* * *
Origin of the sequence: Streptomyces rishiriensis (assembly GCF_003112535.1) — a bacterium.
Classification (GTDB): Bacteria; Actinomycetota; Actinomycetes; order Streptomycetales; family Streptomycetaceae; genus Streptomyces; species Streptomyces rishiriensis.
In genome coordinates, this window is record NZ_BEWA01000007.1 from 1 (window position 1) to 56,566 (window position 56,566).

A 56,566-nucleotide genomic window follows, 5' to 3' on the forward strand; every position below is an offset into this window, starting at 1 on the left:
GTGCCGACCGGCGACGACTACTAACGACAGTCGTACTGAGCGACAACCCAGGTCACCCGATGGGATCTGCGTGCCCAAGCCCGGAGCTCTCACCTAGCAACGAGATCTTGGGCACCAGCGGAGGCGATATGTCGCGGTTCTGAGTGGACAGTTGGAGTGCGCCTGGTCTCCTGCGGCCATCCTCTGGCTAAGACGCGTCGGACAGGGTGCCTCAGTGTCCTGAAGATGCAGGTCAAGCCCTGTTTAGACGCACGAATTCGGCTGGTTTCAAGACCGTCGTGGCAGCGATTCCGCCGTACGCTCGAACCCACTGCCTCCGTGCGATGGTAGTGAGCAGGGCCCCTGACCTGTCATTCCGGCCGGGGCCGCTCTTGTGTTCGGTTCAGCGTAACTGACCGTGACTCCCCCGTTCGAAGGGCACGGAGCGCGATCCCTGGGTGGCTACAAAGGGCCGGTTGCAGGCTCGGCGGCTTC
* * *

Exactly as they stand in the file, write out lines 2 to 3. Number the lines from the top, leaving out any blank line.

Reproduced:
Classification (GTDB): Bacteria; Actinomycetota; Actinomycetes; order Streptomycetales; family Streptomycetaceae; genus Streptomyces; species Streptomyces rishiriensis.
In genome coordinates, this window is record NZ_BEWA01000007.1 from 1 (window position 1) to 56,566 (window position 56,566).